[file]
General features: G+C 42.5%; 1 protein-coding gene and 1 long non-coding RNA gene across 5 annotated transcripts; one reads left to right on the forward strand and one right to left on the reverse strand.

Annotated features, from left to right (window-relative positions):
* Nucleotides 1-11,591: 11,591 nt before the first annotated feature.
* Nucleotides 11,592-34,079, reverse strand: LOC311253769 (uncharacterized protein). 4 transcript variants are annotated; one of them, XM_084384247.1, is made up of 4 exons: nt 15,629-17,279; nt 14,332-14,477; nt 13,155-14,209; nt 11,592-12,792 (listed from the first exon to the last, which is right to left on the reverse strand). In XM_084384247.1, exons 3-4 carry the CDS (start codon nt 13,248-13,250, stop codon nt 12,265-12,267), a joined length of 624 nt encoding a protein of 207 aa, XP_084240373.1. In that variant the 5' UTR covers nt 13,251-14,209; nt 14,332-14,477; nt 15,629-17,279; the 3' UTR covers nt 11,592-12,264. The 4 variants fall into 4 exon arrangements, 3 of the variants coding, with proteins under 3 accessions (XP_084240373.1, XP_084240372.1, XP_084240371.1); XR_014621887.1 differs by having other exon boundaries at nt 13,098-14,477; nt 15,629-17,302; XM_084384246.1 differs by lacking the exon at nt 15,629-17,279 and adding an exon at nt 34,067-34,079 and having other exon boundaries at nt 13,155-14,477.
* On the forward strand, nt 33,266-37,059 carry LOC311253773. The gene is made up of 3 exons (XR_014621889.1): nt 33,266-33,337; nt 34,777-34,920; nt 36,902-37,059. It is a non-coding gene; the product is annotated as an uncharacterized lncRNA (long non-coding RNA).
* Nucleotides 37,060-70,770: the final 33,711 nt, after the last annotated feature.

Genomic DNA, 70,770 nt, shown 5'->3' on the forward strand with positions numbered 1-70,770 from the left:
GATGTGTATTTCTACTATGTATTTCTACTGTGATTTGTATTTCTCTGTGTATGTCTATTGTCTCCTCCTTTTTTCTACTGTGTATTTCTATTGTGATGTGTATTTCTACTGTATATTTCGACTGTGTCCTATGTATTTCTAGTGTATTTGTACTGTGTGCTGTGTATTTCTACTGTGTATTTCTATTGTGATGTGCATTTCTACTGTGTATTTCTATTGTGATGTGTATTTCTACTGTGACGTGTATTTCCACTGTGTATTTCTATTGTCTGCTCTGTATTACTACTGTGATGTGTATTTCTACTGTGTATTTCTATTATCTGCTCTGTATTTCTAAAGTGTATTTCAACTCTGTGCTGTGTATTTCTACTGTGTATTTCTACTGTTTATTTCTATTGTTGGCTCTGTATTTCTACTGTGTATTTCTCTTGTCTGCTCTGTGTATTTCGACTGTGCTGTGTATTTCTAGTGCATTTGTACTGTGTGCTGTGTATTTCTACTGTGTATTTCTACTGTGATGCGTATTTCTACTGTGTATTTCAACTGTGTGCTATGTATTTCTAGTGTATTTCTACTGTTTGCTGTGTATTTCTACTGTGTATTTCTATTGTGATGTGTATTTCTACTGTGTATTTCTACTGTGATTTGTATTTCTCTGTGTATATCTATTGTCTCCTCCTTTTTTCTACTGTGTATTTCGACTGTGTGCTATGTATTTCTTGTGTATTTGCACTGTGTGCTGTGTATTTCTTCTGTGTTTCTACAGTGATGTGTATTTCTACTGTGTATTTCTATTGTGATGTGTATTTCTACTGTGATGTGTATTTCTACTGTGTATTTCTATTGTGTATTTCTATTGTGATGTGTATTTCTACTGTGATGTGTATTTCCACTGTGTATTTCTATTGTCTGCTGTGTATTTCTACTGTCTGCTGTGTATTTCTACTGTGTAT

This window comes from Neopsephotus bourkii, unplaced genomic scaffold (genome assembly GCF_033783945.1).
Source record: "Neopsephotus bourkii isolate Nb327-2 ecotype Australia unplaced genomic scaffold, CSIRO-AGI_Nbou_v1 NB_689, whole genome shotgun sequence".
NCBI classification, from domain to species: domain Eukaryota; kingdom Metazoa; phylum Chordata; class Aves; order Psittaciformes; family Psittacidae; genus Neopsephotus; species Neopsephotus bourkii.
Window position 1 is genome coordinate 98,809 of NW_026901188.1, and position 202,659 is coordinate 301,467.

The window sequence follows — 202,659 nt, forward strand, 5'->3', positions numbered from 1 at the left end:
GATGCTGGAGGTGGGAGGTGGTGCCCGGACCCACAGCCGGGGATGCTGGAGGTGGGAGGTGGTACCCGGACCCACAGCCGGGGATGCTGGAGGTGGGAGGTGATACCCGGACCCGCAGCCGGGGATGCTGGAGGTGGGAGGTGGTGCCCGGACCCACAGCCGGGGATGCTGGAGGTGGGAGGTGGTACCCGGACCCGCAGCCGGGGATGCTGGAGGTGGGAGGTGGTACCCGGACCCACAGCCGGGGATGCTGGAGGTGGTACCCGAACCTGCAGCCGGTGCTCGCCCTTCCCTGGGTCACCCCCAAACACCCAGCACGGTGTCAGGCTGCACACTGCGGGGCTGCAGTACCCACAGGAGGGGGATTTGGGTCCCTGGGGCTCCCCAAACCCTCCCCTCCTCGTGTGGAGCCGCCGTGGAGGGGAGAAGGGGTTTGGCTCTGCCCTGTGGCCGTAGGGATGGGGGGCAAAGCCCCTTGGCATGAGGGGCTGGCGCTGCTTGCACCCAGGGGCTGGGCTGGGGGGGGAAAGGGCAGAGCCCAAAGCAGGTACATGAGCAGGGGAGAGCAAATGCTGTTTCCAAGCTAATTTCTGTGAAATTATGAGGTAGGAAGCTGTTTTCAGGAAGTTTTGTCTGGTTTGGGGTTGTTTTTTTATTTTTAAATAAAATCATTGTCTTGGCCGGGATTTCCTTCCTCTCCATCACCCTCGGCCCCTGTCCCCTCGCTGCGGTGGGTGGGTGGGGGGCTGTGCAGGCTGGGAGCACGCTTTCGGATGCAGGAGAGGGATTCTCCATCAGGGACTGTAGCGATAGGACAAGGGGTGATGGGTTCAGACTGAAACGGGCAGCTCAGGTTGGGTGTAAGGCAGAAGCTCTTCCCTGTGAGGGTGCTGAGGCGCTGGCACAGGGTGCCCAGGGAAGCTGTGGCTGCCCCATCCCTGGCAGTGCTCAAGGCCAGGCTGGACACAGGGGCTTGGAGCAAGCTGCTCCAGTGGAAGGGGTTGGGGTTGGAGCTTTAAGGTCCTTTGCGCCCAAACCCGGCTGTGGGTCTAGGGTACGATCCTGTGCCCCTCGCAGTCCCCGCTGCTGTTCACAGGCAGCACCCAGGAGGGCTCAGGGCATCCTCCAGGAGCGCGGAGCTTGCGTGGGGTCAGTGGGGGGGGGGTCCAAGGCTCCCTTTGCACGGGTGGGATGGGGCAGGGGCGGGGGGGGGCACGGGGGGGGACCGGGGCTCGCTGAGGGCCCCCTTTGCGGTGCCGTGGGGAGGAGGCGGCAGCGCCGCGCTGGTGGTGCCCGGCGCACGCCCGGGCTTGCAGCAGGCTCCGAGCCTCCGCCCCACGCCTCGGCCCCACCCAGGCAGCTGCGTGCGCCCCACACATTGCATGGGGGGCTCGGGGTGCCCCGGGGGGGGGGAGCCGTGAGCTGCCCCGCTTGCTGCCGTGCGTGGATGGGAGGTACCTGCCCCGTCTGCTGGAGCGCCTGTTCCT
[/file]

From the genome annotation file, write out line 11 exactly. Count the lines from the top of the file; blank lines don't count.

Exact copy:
NCBI classification, from domain to species: domain Eukaryota; kingdom Metazoa; phylum Chordata; class Aves; order Psittaciformes; family Psittacidae; genus Neopsephotus; species Neopsephotus bourkii.